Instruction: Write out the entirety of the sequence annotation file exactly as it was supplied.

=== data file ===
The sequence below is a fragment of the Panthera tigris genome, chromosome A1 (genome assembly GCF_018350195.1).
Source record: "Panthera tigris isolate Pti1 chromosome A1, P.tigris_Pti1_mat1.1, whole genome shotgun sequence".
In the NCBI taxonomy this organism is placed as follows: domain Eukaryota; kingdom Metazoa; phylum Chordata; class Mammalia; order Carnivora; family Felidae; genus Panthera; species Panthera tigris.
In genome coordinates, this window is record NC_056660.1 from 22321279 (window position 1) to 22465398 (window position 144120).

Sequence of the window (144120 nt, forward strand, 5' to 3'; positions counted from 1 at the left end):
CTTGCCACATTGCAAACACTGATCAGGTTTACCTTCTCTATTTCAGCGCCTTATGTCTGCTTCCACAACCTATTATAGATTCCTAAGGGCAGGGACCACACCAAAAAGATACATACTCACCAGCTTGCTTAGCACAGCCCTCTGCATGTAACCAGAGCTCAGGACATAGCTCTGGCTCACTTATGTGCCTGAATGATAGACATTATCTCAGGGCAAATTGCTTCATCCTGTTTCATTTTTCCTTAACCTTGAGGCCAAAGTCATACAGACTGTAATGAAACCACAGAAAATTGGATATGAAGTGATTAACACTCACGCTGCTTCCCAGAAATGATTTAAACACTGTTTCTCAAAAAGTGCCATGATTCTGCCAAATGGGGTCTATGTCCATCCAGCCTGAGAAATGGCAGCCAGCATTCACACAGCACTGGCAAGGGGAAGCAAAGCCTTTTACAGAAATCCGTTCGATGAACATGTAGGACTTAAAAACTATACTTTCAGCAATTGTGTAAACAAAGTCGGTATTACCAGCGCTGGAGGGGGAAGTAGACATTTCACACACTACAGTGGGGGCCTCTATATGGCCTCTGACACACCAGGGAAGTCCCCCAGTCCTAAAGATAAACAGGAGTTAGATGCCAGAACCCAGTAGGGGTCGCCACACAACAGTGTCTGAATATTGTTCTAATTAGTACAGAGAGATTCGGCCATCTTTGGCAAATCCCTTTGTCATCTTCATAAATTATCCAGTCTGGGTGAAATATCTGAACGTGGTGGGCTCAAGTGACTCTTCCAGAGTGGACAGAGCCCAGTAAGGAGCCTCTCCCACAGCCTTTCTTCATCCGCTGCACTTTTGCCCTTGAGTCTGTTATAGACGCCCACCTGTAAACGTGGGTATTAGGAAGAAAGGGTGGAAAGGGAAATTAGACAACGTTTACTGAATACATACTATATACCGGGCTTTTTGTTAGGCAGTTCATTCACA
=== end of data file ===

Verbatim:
The sequence below is a fragment of the Panthera tigris genome, chromosome A1 (genome assembly GCF_018350195.1).
Source record: "Panthera tigris isolate Pti1 chromosome A1, P.tigris_Pti1_mat1.1, whole genome shotgun sequence".
In the NCBI taxonomy this organism is placed as follows: domain Eukaryota; kingdom Metazoa; phylum Chordata; class Mammalia; order Carnivora; family Felidae; genus Panthera; species Panthera tigris.
In genome coordinates, this window is record NC_056660.1 from 22321279 (window position 1) to 22465398 (window position 144120).

Sequence of the window (144120 nt, forward strand, 5' to 3'; positions counted from 1 at the left end):
CTTGCCACATTGCAAACACTGATCAGGTTTACCTTCTCTATTTCAGCGCCTTATGTCTGCTTCCACAACCTATTATAGATTCCTAAGGGCAGGGACCACACCAAAAAGATACATACTCACCAGCTTGCTTAGCACAGCCCTCTGCATGTAACCAGAGCTCAGGACATAGCTCTGGCTCACTTATGTGCCTGAATGATAGACATTATCTCAGGGCAAATTGCTTCATCCTGTTTCATTTTTCCTTAACCTTGAGGCCAAAGTCATACAGACTGTAATGAAACCACAGAAAATTGGATATGAAGTGATTAACACTCACGCTGCTTCCCAGAAATGATTTAAACACTGTTTCTCAAAAAGTGCCATGATTCTGCCAAATGGGGTCTATGTCCATCCAGCCTGAGAAATGGCAGCCAGCATTCACACAGCACTGGCAAGGGGAAGCAAAGCCTTTTACAGAAATCCGTTCGATGAACATGTAGGACTTAAAAACTATACTTTCAGCAATTGTGTAAACAAAGTCGGTATTACCAGCGCTGGAGGGGGAAGTAGACATTTCACACACTACAGTGGGGGCCTCTATATGGCCTCTGACACACCAGGGAAGTCCCCCAGTCCTAAAGATAAACAGGAGTTAGATGCCAGAACCCAGTAGGGGTCGCCACACAACAGTGTCTGAATATTGTTCTAATTAGTACAGAGAGATTCGGCCATCTTTGGCAAATCCCTTTGTCATCTTCATAAATTATCCAGTCTGGGTGAAATATCTGAACGTGGTGGGCTCAAGTGACTCTTCCAGAGTGGACAGAGCCCAGTAAGGAGCCTCTCCCACAGCCTTTCTTCATCCGCTGCACTTTTGCCCTTGAGTCTGTTATAGACGCCCACCTGTAAACGTGGGTATTAGGAAGAAAGGGTGGAAAGGGAAATTAGACAACGTTTACTGAATACATACTATATACCGGGCTTTTTGTTAGGCAGTTCATTCACA